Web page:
On spiritual practices

Spiritual practices were a part of my early years. There were daily fixed prayers, daily readings of sacred texts, daily services, and rituals to be performed at births, marriages, deaths, and celebrations of holy persons and holy days. After awhile, I lost interest in these “necessities” of worship.  

  When I came to Sri Sathya Sai Baba’s Prasanthi Nilayam Ashram in Puttaparthi in 1990 I understood why I had given up doing spiritual practices. He said, “Sadhana should not become mechanical repetition of set formulae or execution of dry formalities.”Illustrating this statement, he noted, “A sage who lived long ago had a cat in his hermitage; whenever he performed a homa (offering ritual articles in the sacrificial fire), the cat frisked about the fire and gave him a lot of trouble.  So he used to catch it in advance and keep it under an inverted basket for the duration of the homa.  His son who watched this operation for years thought that this cat-catching and cat-imprisonment were vital parts of the ritual itself.  So he took great trouble to seek out a cat before every homa and felt happy when he got one which he could keep under an inverted basket in the same room. That is an example of meaningless mechanization.”

I had become like the son—doing what I thought was expected without understanding the deep symbolism of the fire, for example, the giving up of desires in the hopes of becoming one with God.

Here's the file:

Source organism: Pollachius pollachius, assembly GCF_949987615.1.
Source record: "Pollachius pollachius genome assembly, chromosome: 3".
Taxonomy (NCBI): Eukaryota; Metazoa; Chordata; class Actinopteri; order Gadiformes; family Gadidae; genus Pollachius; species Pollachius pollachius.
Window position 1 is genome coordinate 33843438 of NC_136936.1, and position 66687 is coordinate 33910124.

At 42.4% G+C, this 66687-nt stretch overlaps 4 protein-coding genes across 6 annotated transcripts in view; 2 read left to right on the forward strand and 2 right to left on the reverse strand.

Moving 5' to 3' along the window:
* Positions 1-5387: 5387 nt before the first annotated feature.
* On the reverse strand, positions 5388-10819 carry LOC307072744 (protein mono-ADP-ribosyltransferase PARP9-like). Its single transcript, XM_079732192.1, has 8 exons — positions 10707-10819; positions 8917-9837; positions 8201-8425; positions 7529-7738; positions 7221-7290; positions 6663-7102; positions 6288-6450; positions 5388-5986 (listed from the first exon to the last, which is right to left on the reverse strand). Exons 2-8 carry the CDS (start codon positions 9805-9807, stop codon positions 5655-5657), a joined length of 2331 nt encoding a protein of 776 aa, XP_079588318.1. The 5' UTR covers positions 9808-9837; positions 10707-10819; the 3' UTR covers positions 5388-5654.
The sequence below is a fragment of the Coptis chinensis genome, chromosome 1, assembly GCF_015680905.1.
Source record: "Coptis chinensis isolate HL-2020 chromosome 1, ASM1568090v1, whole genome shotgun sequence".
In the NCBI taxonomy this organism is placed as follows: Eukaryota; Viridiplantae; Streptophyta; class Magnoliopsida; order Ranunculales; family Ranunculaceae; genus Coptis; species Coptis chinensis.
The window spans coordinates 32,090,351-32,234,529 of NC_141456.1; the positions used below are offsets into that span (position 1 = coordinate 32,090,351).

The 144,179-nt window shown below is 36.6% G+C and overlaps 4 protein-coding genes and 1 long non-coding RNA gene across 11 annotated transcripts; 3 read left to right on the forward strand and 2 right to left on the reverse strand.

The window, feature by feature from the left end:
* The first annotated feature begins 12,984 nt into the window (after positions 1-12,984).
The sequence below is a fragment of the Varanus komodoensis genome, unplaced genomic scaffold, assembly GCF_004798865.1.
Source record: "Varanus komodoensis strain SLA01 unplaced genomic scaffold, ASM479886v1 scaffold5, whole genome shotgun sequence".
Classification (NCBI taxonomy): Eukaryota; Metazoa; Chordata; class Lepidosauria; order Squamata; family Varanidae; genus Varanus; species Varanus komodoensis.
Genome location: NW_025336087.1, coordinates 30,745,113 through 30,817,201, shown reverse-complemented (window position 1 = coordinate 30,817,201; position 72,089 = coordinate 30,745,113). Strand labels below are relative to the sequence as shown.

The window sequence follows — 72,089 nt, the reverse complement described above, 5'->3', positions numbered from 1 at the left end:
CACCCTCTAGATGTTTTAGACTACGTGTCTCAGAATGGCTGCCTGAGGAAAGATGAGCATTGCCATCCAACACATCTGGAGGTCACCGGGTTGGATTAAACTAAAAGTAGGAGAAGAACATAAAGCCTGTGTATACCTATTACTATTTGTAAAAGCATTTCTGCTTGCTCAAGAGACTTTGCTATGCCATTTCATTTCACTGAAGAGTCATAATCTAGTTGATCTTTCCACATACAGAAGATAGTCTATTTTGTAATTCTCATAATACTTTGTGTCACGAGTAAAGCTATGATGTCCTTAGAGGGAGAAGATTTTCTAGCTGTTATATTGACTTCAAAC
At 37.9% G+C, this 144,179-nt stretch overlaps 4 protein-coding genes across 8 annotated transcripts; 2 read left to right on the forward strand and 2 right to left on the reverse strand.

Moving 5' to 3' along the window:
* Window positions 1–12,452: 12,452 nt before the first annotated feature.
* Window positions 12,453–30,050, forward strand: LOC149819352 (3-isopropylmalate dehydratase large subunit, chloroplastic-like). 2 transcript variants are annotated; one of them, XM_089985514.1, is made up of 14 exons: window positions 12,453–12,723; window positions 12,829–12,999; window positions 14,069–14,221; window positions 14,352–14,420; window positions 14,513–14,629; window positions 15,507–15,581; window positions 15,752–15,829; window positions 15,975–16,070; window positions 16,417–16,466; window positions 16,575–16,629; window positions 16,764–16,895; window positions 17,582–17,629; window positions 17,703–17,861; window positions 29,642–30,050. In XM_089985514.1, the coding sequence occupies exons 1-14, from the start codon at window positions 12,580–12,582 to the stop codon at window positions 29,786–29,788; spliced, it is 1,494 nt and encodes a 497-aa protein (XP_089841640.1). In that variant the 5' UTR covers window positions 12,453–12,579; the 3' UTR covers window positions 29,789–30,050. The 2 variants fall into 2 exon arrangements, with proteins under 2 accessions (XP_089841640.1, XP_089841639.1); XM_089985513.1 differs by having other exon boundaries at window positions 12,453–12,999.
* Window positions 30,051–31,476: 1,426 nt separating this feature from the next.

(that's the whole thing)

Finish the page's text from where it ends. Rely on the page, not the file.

Happily, Avatara Sai explained how to practice. “Bring the recurrent desires of your mind to me,” he said, “every time they emerge.  They cannot shock me for I willed them!  Bring me your confusion, your fear, your craving, your anxiety, your inability to love the world, your hesitation to serve, your jealousy, all the deficiencies that defy your sadhana.”

What a revelation; God had willed my behavior. The actions and reactions that I was most ashamed of were the very things that my Beloved Guru wanted from me. Over the years I heeded his guidance, dropping garlands of bad habits and vices at the Lotus Feet. 

Swami spoke directly. He said, “If a person turns the rosary on the fingers, and is intently engaged in watching the tip of his nose, unmindful of the distress that dances around him, we can at best name him a sloth, that is all.  Get up, place the rosary in its bag, and engage yourselves in relieving distress—that is the true spiritual path.  Do not waste all your years with stone images, pictures of idols. Learn to see in every living vital active person, the embodiment of all energy, all beauty, all beneficence, namely God.”

I had never wanted a spiritual guide. I thought people who followed gurus were weak and unable to heed their own intelligence.  But it was Sai Baba who gathered me up and pulled me to him, like a mother finding her long-lost child. In short, he saved my life.

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